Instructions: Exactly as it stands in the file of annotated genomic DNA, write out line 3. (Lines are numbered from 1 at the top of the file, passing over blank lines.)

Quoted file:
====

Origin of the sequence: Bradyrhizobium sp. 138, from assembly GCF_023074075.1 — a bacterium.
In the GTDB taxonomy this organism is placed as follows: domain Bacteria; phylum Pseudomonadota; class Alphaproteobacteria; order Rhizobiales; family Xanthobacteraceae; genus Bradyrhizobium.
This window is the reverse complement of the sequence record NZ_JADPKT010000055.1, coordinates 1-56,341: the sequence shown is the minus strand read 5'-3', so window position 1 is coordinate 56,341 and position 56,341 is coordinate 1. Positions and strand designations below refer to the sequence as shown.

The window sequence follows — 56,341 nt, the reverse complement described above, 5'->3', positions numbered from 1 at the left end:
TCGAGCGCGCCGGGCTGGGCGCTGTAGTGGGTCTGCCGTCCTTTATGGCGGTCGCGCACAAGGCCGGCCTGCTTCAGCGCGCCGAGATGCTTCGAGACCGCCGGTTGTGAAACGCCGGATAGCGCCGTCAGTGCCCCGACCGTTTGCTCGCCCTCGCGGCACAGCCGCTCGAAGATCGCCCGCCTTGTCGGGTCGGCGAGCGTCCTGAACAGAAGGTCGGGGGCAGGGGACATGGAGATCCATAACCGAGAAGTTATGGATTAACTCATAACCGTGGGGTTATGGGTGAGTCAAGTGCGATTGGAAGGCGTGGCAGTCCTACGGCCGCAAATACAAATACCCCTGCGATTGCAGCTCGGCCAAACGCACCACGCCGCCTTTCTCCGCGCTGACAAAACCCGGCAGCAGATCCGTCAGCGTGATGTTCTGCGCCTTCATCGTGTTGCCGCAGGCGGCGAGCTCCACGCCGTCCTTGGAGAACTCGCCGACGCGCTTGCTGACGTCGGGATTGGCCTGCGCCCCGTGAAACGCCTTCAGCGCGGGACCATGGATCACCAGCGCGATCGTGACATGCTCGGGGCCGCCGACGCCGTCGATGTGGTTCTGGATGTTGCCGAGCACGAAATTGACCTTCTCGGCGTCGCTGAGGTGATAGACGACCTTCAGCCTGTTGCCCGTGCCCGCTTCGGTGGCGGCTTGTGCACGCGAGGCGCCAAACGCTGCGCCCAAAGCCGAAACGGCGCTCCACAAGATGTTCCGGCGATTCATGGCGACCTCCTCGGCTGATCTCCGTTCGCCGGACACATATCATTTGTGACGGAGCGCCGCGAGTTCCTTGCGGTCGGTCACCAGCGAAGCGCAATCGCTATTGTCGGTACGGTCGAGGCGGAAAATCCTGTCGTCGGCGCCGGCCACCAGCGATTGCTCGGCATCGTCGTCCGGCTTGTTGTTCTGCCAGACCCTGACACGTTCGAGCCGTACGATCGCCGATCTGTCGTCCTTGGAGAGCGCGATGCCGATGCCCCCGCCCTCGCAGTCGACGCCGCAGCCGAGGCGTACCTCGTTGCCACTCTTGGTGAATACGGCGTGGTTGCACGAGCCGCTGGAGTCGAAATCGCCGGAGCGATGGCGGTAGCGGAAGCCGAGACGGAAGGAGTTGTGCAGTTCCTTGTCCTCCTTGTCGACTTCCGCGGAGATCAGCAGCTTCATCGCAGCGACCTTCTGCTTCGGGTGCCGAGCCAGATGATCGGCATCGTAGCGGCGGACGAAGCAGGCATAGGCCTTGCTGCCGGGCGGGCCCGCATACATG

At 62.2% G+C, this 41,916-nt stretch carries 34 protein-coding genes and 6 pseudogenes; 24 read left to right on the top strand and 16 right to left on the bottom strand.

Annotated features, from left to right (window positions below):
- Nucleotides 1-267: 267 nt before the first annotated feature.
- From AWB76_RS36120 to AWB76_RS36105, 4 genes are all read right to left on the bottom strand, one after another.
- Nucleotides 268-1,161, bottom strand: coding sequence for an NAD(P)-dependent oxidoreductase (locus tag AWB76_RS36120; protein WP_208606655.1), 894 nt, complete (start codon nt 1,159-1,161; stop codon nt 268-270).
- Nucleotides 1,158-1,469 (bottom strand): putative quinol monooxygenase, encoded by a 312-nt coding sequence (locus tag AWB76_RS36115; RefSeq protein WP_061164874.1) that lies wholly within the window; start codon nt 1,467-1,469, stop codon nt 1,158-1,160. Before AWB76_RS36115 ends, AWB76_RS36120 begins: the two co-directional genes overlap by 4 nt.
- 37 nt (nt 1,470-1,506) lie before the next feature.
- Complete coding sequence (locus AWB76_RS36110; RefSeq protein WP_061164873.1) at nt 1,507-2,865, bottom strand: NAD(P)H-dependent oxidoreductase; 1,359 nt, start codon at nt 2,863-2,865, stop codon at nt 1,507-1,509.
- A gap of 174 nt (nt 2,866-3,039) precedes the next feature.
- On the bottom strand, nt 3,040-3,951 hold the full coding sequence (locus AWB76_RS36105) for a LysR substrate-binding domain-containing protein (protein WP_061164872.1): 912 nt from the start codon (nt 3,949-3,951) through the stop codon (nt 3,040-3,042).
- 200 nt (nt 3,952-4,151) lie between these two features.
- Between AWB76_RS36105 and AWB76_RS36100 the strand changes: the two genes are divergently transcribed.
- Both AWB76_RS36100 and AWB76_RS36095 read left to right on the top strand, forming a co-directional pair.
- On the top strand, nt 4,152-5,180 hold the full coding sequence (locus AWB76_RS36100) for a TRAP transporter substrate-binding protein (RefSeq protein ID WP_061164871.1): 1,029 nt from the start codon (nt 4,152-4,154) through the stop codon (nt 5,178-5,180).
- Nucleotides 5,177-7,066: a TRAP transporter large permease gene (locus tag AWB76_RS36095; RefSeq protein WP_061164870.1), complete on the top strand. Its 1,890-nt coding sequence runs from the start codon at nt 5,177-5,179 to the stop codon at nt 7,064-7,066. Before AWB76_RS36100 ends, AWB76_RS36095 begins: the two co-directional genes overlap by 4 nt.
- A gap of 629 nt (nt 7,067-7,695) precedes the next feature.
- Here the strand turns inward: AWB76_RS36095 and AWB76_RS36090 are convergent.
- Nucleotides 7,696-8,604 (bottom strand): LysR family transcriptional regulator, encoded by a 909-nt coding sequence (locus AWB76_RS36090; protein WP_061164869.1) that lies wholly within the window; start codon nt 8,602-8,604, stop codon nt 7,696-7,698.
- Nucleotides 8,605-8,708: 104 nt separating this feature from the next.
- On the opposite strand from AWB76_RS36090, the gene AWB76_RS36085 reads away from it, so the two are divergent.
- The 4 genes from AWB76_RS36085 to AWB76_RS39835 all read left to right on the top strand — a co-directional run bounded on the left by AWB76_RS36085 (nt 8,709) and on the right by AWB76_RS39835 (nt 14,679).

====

This window is the reverse complement of the sequence record NZ_JADPKT010000055.1, coordinates 1-56,341: the sequence shown is the minus strand read 5'-3', so window position 1 is coordinate 56,341 and position 56,341 is coordinate 1. Positions and strand designations below refer to the sequence as shown.